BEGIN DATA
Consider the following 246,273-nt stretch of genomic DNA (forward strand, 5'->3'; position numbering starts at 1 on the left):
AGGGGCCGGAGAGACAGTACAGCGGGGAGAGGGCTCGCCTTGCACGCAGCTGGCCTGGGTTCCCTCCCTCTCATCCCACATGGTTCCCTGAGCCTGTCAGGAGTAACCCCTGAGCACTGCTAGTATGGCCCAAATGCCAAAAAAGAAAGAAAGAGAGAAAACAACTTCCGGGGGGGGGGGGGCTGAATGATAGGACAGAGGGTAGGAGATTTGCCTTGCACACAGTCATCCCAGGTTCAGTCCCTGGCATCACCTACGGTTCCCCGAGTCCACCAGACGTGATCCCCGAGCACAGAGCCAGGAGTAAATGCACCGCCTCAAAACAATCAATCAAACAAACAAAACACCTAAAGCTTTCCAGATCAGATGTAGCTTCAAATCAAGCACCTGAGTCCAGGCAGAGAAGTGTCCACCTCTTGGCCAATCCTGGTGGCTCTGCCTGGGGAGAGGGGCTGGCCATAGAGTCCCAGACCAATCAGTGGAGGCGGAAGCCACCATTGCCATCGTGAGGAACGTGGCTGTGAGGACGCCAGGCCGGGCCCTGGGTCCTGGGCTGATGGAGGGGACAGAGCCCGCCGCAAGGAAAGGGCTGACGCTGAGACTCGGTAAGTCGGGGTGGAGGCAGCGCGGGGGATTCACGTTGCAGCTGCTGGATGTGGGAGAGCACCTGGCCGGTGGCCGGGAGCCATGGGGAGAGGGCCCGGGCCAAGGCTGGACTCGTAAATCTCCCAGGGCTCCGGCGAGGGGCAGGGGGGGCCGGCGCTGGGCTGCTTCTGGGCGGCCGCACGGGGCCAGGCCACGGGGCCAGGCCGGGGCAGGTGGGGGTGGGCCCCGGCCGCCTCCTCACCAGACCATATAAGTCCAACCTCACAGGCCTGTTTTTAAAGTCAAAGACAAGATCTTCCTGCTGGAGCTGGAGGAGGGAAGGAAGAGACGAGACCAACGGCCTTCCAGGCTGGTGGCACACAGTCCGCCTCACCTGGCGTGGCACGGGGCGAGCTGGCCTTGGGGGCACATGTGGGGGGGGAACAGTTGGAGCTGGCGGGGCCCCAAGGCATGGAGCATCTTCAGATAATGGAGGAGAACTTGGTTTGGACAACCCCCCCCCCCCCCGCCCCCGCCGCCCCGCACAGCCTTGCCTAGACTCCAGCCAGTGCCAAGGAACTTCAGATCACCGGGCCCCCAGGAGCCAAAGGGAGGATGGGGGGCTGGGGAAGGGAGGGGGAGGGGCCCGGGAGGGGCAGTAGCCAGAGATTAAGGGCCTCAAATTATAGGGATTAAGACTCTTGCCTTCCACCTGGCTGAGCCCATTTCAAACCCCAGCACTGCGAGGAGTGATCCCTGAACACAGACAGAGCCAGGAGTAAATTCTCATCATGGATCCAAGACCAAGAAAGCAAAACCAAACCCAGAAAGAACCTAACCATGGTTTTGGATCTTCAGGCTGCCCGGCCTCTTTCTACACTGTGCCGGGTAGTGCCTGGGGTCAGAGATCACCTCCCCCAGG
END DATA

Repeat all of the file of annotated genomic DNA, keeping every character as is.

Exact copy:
Consider the following 246,273-nt stretch of genomic DNA (forward strand, 5'->3'; position numbering starts at 1 on the left):
AGGGGCCGGAGAGACAGTACAGCGGGGAGAGGGCTCGCCTTGCACGCAGCTGGCCTGGGTTCCCTCCCTCTCATCCCACATGGTTCCCTGAGCCTGTCAGGAGTAACCCCTGAGCACTGCTAGTATGGCCCAAATGCCAAAAAAGAAAGAAAGAGAGAAAACAACTTCCGGGGGGGGGGGGGCTGAATGATAGGACAGAGGGTAGGAGATTTGCCTTGCACACAGTCATCCCAGGTTCAGTCCCTGGCATCACCTACGGTTCCCCGAGTCCACCAGACGTGATCCCCGAGCACAGAGCCAGGAGTAAATGCACCGCCTCAAAACAATCAATCAAACAAACAAAACACCTAAAGCTTTCCAGATCAGATGTAGCTTCAAATCAAGCACCTGAGTCCAGGCAGAGAAGTGTCCACCTCTTGGCCAATCCTGGTGGCTCTGCCTGGGGAGAGGGGCTGGCCATAGAGTCCCAGACCAATCAGTGGAGGCGGAAGCCACCATTGCCATCGTGAGGAACGTGGCTGTGAGGACGCCAGGCCGGGCCCTGGGTCCTGGGCTGATGGAGGGGACAGAGCCCGCCGCAAGGAAAGGGCTGACGCTGAGACTCGGTAAGTCGGGGTGGAGGCAGCGCGGGGGATTCACGTTGCAGCTGCTGGATGTGGGAGAGCACCTGGCCGGTGGCCGGGAGCCATGGGGAGAGGGCCCGGGCCAAGGCTGGACTCGTAAATCTCCCAGGGCTCCGGCGAGGGGCAGGGGGGGCCGGCGCTGGGCTGCTTCTGGGCGGCCGCACGGGGCCAGGCCACGGGGCCAGGCCGGGGCAGGTGGGGGTGGGCCCCGGCCGCCTCCTCACCAGACCATATAAGTCCAACCTCACAGGCCTGTTTTTAAAGTCAAAGACAAGATCTTCCTGCTGGAGCTGGAGGAGGGAAGGAAGAGACGAGACCAACGGCCTTCCAGGCTGGTGGCACACAGTCCGCCTCACCTGGCGTGGCACGGGGCGAGCTGGCCTTGGGGGCACATGTGGGGGGGGAACAGTTGGAGCTGGCGGGGCCCCAAGGCATGGAGCATCTTCAGATAATGGAGGAGAACTTGGTTTGGACAACCCCCCCCCCCCCCGCCCCCGCCGCCCCGCACAGCCTTGCCTAGACTCCAGCCAGTGCCAAGGAACTTCAGATCACCGGGCCCCCAGGAGCCAAAGGGAGGATGGGGGGCTGGGGAAGGGAGGGGGAGGGGCCCGGGAGGGGCAGTAGCCAGAGATTAAGGGCCTCAAATTATAGGGATTAAGACTCTTGCCTTCCACCTGGCTGAGCCCATTTCAAACCCCAGCACTGCGAGGAGTGATCCCTGAACACAGACAGAGCCAGGAGTAAATTCTCATCATGGATCCAAGACCAAGAAAGCAAAACCAAACCCAGAAAGAACCTAACCATGGTTTTGGATCTTCAGGCTGCCCGGCCTCTTTCTACACTGTGCCGGGTAGTGCCTGGGGTCAGAGATCACCTCCCCCAGG